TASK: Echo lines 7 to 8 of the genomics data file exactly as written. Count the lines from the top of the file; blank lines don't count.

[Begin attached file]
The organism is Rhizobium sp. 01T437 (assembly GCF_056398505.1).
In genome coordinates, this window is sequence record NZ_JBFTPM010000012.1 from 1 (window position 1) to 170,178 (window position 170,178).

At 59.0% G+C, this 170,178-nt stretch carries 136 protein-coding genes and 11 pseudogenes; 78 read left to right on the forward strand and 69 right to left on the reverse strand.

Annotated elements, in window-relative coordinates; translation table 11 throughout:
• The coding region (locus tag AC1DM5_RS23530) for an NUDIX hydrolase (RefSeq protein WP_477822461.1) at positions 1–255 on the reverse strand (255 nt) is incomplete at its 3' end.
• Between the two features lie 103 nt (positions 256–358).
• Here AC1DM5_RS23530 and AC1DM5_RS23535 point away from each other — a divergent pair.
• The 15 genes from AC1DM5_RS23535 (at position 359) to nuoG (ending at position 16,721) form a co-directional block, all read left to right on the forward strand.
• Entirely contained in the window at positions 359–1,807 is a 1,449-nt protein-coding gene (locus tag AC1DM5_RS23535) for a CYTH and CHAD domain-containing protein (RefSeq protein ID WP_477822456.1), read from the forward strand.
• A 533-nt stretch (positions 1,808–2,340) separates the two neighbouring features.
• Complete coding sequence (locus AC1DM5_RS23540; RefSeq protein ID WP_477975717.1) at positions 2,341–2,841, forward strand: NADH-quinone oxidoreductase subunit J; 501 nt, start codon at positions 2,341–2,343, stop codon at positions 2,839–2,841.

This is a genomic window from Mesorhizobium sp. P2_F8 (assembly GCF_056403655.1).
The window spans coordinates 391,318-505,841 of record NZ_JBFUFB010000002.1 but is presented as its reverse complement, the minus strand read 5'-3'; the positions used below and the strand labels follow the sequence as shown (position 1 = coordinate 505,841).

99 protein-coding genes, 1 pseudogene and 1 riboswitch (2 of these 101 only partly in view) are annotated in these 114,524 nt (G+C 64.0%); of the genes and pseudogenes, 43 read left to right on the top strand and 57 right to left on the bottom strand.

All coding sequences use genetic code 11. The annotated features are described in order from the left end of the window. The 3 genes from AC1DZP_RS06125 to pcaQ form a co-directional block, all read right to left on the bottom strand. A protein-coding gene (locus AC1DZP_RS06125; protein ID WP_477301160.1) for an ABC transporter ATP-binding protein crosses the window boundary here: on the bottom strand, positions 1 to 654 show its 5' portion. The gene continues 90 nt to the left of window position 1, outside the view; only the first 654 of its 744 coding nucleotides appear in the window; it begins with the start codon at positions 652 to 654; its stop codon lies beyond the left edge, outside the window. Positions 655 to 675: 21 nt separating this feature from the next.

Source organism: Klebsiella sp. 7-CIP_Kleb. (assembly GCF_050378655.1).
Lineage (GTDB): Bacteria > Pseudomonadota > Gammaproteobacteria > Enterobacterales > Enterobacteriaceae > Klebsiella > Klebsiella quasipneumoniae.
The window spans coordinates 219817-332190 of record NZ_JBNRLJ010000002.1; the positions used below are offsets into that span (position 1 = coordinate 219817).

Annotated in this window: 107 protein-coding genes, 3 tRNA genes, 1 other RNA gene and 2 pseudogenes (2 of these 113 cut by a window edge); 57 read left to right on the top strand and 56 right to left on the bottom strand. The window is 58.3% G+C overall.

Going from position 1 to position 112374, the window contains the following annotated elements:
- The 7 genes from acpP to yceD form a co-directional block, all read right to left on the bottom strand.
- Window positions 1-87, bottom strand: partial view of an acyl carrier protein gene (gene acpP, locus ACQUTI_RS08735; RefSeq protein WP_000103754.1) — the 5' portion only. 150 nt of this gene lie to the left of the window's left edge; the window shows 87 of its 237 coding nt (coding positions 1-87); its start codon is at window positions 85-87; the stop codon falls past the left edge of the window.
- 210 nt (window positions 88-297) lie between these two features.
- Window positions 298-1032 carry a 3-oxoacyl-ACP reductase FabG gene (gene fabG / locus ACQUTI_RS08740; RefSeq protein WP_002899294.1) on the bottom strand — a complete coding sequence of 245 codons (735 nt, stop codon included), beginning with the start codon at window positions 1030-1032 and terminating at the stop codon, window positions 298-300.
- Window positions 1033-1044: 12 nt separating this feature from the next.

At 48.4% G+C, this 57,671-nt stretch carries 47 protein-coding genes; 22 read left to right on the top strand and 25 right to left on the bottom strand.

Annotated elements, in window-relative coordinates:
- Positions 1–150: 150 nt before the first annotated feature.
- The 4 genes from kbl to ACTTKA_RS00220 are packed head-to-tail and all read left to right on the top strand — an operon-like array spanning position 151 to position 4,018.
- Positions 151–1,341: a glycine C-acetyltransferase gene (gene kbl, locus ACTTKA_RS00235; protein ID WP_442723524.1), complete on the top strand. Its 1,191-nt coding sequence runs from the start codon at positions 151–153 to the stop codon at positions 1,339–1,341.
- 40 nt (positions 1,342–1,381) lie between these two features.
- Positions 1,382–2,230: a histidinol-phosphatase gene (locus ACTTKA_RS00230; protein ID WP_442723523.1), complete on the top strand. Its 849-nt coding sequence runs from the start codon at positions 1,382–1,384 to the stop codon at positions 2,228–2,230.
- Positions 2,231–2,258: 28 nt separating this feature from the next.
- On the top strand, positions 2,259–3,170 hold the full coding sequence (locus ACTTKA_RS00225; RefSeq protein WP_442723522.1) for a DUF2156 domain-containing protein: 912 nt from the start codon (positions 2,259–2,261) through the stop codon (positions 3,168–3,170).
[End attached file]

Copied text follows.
• Here AC1DM5_RS23530 and AC1DM5_RS23535 point away from each other — a divergent pair.
• The 15 genes from AC1DM5_RS23535 (at position 359) to nuoG (ending at position 16,721) form a co-directional block, all read left to right on the forward strand.